© 2010

Topics in Classical Micro- and Macroeconomics

Elements of a Critique of Neoricardian Theory


Table of contents

  1. Front Matter
    Pages i-xxi
  2. Labor Values: Theory and Measurement

  3. Production Prices and the Standard Commodity. A Critical Reassessment

  4. Gravitation or Convergence in Classical Micro-Dynamics

About this book


This book on Classical micro- and macroeconomics collects revised versions of papers which were written between 1983 and 2000, some jointly with coauthors, and it supplements them in a coherent way with recent unpublished work on the issues raised and treated in them. It attempts to demonstrate to the reader that themes of Classical economics, in particular in the tradition of Smith, Ricardo and Marx, can be synthesized into a coherent whole from the perspective of formal model building as well as applied Leontief-Stone Systems of National Accounts and the Input-Output approaches built on them. This reformulation of Classical economics differs significantly from the static Neoricardian formalization of the Classical approach to economics.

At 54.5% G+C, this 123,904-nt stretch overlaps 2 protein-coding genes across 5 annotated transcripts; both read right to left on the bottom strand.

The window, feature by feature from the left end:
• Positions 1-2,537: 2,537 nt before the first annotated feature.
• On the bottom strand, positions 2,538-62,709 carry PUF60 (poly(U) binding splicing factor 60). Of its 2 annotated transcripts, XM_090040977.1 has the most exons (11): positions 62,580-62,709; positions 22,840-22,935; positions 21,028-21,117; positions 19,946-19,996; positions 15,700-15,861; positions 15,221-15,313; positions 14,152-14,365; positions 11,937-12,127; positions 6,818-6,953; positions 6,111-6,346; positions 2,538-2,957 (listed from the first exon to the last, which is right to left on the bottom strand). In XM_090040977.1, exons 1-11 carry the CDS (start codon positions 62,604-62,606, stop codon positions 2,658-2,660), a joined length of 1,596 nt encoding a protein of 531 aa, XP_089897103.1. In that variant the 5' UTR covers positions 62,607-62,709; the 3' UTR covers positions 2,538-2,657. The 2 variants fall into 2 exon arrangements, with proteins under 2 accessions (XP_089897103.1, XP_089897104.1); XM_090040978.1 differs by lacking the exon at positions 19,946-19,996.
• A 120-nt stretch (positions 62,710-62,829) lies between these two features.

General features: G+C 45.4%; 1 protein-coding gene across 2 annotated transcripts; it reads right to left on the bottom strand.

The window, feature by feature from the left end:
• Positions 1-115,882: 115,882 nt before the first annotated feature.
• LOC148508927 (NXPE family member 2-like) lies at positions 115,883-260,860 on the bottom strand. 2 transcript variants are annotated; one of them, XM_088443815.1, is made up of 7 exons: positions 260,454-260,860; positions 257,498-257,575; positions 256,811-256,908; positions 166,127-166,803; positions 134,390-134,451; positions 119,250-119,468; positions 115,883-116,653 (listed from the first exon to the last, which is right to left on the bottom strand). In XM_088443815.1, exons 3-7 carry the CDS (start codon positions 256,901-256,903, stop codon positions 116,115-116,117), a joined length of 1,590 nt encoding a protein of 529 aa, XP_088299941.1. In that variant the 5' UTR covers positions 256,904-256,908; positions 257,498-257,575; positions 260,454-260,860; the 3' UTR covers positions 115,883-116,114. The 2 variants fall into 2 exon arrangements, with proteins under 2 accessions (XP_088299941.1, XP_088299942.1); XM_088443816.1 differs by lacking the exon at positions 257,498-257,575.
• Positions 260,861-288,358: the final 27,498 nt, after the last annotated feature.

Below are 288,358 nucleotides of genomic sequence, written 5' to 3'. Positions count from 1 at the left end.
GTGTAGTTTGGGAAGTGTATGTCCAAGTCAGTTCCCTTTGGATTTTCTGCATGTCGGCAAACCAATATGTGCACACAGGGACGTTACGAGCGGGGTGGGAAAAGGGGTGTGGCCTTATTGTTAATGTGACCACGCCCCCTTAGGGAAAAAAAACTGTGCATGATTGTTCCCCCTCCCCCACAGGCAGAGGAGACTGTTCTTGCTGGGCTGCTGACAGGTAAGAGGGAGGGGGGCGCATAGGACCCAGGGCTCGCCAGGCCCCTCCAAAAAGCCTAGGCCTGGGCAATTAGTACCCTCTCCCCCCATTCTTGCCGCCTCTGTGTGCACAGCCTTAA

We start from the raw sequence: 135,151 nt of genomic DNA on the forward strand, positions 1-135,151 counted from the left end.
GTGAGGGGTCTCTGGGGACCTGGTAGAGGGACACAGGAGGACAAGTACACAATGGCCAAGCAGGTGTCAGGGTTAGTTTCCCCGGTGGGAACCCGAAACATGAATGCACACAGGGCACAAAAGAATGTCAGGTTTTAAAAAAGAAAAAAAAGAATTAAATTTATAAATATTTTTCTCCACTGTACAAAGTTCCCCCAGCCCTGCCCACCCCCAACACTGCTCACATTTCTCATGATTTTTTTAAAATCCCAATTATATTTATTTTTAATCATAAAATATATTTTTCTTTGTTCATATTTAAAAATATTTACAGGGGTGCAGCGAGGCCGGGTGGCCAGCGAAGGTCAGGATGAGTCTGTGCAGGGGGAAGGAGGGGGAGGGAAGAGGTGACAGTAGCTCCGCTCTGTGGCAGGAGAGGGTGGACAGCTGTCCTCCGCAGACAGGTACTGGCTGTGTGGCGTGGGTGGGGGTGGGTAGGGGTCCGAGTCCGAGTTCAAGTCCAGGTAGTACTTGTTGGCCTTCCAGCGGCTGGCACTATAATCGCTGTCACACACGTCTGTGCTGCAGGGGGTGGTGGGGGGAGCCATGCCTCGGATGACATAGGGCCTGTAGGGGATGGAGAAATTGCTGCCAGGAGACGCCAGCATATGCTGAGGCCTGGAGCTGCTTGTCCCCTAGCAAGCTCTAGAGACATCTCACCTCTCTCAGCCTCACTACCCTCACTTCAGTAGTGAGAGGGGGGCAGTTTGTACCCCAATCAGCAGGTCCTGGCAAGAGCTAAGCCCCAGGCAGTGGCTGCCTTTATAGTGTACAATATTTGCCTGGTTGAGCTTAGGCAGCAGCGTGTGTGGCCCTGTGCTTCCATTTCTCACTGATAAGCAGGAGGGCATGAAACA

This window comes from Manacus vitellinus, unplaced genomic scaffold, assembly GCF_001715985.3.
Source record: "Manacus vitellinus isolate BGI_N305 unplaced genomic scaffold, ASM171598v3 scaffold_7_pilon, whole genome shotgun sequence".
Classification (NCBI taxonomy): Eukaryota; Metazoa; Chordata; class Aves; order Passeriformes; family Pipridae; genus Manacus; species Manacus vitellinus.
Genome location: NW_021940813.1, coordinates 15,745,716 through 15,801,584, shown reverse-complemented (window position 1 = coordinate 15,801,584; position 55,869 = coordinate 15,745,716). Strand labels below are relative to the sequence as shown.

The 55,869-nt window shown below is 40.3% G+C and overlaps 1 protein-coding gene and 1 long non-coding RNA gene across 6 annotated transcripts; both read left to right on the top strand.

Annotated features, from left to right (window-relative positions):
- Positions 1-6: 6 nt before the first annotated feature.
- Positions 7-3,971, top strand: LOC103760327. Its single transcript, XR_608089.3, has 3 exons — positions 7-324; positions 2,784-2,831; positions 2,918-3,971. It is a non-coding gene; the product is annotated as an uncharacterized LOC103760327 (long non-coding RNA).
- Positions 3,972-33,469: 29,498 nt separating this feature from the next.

In these days when the properly working of the market has become controversial, it is worth going back to classical economics and to study of how the classical dynamic mechanisms, for example the invisible hand in the sense of Adam Smith, were supposed to work to bring about stability, equilibrium and welfare. Having written many books and research papers on the dynamics of market economies, Peter Flaschel very competently takes on this issue in this current monograph. This book will definitely play an important role of reviving classical micro- and macroeconomic dynamics.
Willi Semmler, New School University, New York

This book is a must-read. It provides a comprehensive, original analysis of classical theories of prices, values, and distribution, which combines the utmost theoretical and mathematical rigour with a significant empirical orientation. Indeed, it outlines the foundations of an alternative analysis of capitalist economies and it is likely to become a classic for all scholars dissatisfied with standard approaches. Yet any open-minded economist would find that the arguments provided have the rare quality of challenging a number of long-held beliefs.
Roberto Veneziani, Queen Mary University of London


Distribution Cycles Input-Output Analysis Keynes Labor Productivity Macroeconomics Microeconomics production productivity

Authors and affiliations

  1. 1.Fak. WirtschaftswissenschaftenUniversität BielefeldBielefeldGermany

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